Tuesday, June 23, 2009
PENNY AND USING OIL PAINT
oil on canvas
This commission was done at least 3 years ago. I am gratefully very busy this week and wanted to post today, so meet Penny.
I remember feeling very out of control when I did this particular portrait. When I started painting pet portraits, I felt compelled to finish a portrait a week—I guess due to the insane deadlines from my previous career—and as a result the work did not turn out the way I would have liked. At that time, I hadn't a clue how to use oil paint and started my work day by squeezing out a blob of color from every tube of paint I had in the studio! I'd then thin the paint—as I worked—by dipping my brush in turp substitute and try to cajole it into a workable consistency. The result was too thin paint that would dry dull and transparent by the next morning. Some of that is evident here.
When it dawned on me that perhaps there might be a better way, I Googled and found The Carder Method. It's a great tool for beginners and professionals alike, and offers a complete course in still life painting, but I was mainly interested in the mixing, storing and using of oil paint and this was just what I was looking for.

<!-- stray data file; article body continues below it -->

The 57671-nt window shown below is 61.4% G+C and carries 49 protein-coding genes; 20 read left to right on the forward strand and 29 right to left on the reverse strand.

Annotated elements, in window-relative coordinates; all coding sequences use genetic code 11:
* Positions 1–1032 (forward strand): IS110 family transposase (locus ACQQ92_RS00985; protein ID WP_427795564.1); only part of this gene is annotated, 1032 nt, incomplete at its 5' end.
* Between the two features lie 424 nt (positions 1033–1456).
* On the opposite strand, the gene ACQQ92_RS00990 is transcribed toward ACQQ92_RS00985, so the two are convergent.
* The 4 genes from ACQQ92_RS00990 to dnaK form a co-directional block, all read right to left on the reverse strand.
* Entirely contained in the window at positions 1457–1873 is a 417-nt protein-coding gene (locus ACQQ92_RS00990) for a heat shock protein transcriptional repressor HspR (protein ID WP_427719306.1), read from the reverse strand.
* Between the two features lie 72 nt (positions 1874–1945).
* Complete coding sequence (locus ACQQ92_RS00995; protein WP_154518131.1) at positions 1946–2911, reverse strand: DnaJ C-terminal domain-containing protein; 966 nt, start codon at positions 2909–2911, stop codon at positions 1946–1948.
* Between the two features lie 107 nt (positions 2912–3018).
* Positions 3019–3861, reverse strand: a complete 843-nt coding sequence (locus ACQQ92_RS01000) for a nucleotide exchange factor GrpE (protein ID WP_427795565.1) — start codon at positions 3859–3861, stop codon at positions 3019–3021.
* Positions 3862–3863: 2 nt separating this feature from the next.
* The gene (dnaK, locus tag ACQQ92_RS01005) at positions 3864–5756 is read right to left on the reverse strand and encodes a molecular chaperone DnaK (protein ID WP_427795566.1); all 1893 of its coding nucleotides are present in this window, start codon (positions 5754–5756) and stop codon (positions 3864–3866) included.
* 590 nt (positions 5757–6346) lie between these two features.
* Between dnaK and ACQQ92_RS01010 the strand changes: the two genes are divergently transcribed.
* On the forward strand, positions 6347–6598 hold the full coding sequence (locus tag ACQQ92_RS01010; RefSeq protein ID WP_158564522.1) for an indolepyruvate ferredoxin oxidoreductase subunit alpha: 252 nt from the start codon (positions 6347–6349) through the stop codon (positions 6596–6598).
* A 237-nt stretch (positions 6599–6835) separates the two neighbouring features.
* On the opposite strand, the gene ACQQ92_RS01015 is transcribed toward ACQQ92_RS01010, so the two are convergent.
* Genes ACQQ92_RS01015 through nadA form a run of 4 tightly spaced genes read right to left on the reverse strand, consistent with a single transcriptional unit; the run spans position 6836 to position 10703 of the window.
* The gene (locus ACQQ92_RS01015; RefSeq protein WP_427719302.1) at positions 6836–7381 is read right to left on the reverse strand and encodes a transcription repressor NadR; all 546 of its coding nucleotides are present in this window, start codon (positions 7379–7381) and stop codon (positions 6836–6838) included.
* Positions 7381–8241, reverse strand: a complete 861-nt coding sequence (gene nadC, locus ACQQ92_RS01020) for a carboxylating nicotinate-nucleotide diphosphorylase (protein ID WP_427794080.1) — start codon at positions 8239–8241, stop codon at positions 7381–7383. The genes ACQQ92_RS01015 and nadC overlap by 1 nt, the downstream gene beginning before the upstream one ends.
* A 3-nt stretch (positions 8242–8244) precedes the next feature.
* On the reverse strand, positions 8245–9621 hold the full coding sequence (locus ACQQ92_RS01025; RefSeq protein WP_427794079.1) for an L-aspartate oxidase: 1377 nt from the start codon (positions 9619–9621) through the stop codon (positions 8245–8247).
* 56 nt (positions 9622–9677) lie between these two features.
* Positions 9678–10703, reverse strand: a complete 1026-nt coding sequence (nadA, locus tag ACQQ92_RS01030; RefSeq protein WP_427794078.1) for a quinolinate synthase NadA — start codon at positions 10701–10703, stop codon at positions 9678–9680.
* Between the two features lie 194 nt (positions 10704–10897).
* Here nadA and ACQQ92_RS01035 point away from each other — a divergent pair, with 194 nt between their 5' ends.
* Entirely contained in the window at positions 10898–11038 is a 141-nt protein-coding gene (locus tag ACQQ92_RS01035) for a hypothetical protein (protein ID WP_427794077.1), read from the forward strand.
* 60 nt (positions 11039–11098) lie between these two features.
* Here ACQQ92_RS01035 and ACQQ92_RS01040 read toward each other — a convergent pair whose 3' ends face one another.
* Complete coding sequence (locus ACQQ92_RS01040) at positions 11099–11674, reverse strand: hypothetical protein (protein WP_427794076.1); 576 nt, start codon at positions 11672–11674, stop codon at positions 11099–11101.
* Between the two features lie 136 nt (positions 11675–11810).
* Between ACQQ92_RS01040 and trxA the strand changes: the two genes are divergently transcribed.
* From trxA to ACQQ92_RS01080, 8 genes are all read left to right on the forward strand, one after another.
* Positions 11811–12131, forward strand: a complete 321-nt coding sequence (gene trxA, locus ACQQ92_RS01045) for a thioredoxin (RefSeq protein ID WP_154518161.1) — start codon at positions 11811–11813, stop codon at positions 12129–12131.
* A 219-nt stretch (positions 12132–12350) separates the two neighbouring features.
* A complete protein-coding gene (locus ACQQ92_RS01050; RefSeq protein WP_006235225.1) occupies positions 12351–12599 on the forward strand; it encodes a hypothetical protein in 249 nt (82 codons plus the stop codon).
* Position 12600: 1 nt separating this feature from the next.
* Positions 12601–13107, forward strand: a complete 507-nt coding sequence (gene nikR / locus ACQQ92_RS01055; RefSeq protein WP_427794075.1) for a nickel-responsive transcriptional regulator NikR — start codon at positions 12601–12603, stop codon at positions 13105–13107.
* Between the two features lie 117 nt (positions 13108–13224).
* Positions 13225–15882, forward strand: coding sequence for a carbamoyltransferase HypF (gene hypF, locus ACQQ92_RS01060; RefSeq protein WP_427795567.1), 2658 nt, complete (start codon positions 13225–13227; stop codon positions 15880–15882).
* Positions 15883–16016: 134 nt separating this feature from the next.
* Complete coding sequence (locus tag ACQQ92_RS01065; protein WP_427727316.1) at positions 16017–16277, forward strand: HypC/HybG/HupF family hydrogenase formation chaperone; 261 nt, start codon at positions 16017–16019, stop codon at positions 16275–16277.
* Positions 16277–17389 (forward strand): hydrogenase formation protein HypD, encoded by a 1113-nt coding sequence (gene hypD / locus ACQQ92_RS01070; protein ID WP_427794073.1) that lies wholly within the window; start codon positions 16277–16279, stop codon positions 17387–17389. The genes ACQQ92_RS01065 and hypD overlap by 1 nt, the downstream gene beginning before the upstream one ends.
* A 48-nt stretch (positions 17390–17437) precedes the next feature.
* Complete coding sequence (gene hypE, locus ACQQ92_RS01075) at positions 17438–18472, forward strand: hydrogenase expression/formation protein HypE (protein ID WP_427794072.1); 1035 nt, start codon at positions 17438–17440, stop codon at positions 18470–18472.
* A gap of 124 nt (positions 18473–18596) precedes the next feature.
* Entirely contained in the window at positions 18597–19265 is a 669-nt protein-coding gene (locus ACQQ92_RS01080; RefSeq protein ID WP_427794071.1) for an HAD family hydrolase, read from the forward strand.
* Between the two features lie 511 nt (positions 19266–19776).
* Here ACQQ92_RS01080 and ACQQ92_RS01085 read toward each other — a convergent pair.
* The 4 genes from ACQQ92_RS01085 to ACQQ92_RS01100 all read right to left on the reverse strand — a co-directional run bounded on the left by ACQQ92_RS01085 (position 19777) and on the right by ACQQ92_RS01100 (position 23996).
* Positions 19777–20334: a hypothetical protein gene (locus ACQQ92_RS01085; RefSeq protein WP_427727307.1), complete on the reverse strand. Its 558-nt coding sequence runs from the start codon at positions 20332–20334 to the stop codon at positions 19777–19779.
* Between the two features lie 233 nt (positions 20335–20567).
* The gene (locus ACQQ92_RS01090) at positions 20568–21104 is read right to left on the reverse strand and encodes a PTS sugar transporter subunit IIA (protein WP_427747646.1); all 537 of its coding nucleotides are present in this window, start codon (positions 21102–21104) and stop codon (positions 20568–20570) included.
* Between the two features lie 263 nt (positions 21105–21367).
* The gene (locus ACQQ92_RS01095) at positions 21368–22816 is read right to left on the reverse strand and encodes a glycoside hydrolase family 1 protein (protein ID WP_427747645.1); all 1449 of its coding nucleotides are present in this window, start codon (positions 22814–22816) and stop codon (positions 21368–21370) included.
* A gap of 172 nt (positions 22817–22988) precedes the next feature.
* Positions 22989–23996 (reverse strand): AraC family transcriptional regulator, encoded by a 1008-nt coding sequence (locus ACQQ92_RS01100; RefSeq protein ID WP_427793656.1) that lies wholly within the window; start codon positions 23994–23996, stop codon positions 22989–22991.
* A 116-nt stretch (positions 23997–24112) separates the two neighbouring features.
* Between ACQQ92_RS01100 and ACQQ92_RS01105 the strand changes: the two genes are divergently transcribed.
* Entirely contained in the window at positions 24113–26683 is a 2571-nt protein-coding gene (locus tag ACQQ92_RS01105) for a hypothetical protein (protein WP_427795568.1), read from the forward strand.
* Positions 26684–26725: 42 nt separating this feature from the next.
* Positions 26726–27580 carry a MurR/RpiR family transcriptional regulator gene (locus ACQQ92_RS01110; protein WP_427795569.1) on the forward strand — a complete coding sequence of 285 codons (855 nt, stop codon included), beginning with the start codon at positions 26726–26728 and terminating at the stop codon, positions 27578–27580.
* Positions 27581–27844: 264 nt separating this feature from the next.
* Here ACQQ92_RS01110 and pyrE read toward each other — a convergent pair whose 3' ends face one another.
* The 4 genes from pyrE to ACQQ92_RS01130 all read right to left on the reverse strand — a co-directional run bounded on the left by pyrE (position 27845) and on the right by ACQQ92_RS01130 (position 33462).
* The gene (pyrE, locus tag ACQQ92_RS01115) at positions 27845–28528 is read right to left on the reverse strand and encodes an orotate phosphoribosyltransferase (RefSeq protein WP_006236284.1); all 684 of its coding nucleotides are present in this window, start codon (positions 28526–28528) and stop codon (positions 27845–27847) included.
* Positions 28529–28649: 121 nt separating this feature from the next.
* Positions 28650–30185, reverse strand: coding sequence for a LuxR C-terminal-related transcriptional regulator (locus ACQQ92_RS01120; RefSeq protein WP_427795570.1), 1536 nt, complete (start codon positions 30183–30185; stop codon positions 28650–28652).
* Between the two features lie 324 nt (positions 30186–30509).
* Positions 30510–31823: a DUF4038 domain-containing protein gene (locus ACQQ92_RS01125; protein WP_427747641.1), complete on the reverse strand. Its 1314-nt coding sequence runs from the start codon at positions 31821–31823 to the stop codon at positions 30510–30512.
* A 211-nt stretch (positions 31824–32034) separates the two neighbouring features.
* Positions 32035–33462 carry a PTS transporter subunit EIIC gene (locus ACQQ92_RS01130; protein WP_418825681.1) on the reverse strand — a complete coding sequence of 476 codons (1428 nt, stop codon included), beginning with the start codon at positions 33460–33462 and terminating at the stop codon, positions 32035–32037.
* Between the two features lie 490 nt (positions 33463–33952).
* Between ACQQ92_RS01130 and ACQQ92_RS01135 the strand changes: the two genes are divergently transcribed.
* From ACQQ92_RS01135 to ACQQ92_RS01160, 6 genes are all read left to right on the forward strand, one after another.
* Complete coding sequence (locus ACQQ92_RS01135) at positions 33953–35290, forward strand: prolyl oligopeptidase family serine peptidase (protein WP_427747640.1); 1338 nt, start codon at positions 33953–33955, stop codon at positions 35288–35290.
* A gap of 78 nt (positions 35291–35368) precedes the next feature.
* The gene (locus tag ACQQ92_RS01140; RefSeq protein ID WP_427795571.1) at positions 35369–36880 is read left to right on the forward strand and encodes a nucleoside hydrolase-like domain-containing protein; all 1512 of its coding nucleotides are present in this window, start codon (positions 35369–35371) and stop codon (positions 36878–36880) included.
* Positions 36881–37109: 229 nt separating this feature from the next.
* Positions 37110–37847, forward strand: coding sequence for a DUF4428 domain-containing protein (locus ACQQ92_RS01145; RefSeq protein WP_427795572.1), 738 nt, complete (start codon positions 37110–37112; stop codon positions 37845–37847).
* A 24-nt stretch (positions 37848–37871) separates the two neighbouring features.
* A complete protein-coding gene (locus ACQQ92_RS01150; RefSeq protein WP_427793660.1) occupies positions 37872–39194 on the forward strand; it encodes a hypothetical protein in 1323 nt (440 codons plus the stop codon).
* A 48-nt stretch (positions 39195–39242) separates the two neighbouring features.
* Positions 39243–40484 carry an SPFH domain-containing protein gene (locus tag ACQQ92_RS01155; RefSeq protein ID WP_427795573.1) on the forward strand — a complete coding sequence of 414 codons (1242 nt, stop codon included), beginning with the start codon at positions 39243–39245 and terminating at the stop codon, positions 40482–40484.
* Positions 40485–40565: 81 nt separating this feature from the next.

With a few changes to suit my needs, my experience with oil paint went from weird to great virtually overnight! I now use very few colors—burnt umber, Frenchmarine blue, red, yellow and white in air-tight canning jars, thinned to a luxurious texture with Delq Oil Painting Medium for my work. I dole out generous portions of those colors with inexpensive tongue depressors, into a large, rectangular shaped, air-tight plastic container lined with a few sheets of taped, cut to size palate paper. When I work, I mix the colors from the air-tight container, onto a large serving tray with die-cut handles, also lined with taped sheets of cut to size palate paper. I then compare the color I mixed to my subject matter or reference using the patented color checker included in the Carder Method and I'm off.
This process has saved my sanity, my time and lots and lots of paint. I store the air-tight container in the fridge when I'm done and the colors stay moist and skin-free for at least two weeks. I change the mixing tray sheets as needed by just untaping the used layer, carefully peeling it up and re-taping the layer underneath. Now, if I could just get my brushes to wash themselves, I'd be set. If anyone knows how to keep brushes plush and usable for more than two weeks, please don't hold back! On his DVD, Jeffery Hein mentioned that he stores his brushes in mineral oil and rarely cleans them. I'm tryin' that next.